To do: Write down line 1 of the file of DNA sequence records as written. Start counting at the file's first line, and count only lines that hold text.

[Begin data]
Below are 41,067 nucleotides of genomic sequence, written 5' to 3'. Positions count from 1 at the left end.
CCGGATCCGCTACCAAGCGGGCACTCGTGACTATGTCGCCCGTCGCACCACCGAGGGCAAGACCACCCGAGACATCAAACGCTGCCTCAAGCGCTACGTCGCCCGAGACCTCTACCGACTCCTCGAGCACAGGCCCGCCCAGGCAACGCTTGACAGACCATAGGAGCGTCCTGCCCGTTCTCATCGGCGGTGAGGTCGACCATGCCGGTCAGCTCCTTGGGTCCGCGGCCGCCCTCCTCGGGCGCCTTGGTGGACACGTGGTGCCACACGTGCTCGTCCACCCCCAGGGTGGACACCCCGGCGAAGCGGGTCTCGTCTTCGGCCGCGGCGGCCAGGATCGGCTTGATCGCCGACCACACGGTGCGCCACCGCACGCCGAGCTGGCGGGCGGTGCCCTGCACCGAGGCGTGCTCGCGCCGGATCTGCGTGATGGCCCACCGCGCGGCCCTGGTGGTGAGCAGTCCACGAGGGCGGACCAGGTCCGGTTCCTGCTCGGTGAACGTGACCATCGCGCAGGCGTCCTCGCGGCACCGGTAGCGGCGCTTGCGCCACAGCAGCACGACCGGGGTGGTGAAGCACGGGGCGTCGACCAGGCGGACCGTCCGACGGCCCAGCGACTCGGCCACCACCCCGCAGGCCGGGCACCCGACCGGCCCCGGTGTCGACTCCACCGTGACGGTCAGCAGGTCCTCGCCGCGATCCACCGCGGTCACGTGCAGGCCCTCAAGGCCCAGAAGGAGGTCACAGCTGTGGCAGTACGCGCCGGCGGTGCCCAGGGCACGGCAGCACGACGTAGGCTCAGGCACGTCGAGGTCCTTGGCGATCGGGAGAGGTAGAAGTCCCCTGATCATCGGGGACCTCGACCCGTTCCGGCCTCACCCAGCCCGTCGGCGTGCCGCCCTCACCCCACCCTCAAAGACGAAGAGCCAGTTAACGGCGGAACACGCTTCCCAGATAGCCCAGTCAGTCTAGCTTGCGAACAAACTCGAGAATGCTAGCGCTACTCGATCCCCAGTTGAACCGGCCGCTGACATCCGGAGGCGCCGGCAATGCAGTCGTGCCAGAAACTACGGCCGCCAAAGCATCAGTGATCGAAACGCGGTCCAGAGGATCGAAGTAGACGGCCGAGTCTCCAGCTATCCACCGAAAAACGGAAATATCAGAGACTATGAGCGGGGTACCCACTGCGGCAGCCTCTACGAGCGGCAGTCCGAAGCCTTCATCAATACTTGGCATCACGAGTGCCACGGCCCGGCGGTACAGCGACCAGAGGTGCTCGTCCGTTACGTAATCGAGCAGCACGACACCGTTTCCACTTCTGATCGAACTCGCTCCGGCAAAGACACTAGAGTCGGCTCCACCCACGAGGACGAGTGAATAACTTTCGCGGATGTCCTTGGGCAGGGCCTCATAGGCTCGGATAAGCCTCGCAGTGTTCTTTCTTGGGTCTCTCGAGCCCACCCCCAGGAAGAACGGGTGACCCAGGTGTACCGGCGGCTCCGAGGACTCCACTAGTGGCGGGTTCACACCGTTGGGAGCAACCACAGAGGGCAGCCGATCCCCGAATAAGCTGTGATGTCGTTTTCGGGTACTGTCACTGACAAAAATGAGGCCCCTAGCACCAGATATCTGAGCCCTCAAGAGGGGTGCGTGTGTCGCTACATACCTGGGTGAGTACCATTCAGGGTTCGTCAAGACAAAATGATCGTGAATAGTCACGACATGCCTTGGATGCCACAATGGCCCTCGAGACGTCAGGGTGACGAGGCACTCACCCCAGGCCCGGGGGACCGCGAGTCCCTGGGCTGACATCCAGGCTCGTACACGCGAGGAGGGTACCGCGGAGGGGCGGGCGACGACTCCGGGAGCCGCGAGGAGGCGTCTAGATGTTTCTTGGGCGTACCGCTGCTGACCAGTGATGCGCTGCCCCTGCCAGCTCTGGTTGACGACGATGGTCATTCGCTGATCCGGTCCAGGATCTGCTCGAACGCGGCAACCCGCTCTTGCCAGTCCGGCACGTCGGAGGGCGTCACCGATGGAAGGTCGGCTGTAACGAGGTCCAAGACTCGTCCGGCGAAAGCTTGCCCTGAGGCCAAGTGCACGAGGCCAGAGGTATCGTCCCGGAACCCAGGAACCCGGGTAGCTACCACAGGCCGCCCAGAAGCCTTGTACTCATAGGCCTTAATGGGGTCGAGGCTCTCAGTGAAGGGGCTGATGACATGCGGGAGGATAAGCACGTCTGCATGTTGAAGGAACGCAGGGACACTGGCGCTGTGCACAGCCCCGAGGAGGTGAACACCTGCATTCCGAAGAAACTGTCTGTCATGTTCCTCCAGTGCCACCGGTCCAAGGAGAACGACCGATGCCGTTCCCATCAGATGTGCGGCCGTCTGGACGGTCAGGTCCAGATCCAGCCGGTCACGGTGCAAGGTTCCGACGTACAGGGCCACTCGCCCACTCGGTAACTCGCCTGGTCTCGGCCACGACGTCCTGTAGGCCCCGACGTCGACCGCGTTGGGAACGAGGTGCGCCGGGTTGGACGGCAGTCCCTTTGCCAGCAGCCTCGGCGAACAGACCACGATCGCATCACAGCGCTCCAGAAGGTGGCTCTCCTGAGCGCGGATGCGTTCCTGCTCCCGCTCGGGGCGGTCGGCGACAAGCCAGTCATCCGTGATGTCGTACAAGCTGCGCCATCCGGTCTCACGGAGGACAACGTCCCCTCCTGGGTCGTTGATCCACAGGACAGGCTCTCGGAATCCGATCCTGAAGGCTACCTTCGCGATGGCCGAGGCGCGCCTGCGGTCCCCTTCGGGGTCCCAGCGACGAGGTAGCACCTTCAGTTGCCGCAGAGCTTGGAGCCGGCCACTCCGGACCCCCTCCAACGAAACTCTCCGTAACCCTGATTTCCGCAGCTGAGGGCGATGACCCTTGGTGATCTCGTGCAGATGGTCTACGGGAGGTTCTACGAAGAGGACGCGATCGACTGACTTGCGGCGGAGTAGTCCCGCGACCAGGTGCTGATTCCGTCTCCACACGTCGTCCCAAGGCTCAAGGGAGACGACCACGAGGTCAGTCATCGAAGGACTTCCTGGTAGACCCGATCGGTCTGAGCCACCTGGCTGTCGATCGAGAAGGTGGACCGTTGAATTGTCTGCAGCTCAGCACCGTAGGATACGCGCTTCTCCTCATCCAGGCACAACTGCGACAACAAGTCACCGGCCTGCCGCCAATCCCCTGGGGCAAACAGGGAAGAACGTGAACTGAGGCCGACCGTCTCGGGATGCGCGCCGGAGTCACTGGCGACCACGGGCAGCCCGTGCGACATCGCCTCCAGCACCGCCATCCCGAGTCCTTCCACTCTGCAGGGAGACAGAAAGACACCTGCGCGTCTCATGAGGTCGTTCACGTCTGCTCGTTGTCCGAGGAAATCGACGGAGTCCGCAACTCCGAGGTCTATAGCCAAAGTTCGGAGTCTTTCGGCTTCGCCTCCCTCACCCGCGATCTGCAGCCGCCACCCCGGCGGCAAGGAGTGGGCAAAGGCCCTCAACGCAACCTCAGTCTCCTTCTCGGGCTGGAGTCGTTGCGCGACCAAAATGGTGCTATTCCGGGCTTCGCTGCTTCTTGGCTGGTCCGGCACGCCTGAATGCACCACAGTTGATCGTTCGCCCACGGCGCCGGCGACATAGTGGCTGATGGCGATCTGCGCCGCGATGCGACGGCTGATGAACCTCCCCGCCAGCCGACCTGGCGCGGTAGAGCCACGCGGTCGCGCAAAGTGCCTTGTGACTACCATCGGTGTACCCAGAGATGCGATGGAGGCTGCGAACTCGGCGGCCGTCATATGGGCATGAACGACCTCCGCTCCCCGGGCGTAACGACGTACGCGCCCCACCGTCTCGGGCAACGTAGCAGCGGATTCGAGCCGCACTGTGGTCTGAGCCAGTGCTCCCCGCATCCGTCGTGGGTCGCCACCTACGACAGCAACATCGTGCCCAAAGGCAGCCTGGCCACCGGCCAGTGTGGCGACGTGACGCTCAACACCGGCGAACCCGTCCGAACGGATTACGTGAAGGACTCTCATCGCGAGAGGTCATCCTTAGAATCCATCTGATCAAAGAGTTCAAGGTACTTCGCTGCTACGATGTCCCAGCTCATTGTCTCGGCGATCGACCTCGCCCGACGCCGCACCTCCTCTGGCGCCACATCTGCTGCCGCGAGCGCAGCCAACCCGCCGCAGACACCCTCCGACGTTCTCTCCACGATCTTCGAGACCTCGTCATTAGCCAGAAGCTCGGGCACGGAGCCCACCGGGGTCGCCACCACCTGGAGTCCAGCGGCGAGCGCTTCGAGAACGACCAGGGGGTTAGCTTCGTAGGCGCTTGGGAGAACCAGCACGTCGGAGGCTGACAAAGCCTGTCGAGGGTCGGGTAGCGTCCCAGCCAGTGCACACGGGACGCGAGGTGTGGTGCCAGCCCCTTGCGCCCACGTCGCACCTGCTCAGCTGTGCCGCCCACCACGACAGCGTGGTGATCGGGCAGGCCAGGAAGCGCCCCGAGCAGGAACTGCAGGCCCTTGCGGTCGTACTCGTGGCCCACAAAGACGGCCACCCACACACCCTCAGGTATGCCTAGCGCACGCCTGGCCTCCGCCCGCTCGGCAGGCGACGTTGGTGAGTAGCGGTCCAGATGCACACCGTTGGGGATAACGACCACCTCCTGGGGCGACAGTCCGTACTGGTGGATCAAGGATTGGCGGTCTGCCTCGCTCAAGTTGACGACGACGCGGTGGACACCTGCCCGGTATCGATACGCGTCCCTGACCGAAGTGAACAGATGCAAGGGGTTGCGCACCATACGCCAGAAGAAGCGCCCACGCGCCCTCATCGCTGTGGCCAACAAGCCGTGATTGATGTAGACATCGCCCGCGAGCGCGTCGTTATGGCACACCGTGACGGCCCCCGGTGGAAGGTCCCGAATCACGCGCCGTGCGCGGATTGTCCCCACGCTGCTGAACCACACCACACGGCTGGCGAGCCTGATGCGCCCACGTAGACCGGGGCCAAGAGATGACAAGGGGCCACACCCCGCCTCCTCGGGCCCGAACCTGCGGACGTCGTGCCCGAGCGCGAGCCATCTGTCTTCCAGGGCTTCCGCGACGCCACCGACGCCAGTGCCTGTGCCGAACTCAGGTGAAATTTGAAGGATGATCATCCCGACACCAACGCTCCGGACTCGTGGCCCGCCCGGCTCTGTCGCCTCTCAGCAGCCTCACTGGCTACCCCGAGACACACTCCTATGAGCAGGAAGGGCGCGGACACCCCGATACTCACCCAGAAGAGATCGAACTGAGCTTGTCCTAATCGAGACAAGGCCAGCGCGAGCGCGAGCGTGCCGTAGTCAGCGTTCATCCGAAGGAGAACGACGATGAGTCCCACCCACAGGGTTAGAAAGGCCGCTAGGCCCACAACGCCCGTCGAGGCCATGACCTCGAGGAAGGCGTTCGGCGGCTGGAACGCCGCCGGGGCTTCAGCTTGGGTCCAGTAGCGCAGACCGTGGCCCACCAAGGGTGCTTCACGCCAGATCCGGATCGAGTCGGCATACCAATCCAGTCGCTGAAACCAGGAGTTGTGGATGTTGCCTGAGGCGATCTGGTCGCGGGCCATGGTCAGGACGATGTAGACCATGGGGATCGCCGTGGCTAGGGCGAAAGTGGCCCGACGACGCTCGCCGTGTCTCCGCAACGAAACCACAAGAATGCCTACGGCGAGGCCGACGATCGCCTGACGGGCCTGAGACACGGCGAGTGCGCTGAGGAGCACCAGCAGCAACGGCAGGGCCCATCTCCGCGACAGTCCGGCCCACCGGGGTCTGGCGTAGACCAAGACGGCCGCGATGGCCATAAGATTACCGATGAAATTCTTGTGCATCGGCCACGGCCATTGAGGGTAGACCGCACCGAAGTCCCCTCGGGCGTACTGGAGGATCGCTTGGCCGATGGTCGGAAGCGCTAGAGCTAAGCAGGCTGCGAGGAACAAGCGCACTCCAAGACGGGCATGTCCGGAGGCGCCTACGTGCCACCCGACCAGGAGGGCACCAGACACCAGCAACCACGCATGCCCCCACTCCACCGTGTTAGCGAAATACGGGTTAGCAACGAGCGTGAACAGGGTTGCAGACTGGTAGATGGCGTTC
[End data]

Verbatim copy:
Below are 41,067 nucleotides of genomic sequence, written 5' to 3'. Positions count from 1 at the left end.